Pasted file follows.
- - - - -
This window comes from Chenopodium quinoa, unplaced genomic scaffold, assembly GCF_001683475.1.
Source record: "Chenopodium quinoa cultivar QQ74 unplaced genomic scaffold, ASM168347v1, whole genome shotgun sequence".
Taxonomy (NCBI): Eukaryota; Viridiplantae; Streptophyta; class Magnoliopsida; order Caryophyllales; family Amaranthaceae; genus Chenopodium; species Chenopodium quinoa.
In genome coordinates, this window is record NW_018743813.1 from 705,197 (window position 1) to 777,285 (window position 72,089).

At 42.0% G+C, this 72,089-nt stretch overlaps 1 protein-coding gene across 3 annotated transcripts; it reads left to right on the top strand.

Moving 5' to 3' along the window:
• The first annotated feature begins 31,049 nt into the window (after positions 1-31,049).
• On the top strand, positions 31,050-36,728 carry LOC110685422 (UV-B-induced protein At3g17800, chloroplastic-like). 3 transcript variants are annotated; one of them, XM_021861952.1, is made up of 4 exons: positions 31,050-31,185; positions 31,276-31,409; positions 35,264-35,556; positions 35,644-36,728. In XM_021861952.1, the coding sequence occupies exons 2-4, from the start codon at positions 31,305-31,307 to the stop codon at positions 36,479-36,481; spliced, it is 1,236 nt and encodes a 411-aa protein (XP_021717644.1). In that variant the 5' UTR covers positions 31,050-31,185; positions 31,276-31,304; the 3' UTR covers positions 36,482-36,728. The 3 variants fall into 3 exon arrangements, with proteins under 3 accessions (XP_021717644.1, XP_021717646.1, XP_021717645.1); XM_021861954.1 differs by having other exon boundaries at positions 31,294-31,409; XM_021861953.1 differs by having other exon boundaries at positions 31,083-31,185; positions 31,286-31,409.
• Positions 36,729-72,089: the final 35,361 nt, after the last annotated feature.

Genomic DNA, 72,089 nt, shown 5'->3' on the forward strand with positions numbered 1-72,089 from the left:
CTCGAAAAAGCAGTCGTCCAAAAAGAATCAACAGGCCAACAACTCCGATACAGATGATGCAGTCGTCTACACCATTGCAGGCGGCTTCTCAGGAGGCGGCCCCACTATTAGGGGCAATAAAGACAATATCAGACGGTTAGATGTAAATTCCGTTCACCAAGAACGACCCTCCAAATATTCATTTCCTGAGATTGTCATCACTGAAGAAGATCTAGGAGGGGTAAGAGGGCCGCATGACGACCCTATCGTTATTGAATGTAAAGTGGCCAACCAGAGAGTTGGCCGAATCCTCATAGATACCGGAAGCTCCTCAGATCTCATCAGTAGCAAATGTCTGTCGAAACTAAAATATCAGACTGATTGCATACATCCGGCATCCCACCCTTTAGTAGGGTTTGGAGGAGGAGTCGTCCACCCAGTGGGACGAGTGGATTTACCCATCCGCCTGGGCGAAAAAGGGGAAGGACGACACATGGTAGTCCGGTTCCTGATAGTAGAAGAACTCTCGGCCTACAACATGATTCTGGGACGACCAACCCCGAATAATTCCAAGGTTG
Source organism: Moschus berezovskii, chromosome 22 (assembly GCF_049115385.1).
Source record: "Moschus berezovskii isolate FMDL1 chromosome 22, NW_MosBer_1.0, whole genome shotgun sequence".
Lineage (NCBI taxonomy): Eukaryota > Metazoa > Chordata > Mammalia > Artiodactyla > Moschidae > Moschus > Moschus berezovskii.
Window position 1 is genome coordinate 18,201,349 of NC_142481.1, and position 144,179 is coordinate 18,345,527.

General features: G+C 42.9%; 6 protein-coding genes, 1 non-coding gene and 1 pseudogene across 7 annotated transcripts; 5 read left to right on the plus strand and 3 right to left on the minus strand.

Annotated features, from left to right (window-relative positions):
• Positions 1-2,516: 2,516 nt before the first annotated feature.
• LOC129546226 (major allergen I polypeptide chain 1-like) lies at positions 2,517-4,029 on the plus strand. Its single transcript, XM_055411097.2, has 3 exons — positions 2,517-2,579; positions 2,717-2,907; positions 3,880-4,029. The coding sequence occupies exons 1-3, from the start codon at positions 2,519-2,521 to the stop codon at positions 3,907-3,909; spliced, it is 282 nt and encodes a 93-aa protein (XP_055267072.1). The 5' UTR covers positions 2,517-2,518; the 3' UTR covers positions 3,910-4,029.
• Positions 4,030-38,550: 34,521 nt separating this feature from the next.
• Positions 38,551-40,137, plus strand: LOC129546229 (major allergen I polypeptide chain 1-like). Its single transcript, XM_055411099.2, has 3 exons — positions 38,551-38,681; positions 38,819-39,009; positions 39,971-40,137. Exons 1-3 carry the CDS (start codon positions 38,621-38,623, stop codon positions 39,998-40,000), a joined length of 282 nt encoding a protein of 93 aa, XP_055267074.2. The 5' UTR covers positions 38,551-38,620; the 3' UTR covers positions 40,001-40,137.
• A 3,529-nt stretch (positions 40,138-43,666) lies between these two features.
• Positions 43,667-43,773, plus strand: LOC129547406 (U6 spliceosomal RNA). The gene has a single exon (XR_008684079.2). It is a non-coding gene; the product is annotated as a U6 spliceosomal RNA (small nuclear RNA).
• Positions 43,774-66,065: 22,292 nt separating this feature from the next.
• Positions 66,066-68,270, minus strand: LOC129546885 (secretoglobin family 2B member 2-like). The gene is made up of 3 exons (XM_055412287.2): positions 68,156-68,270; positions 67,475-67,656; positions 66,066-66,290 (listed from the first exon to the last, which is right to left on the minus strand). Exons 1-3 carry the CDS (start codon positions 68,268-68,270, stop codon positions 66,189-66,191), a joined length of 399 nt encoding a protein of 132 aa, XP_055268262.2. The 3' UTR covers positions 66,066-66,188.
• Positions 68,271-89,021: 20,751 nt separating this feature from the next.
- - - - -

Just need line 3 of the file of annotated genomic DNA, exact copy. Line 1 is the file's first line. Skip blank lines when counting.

Taxonomy (NCBI): Eukaryota; Viridiplantae; Streptophyta; class Magnoliopsida; order Caryophyllales; family Amaranthaceae; genus Chenopodium; species Chenopodium quinoa.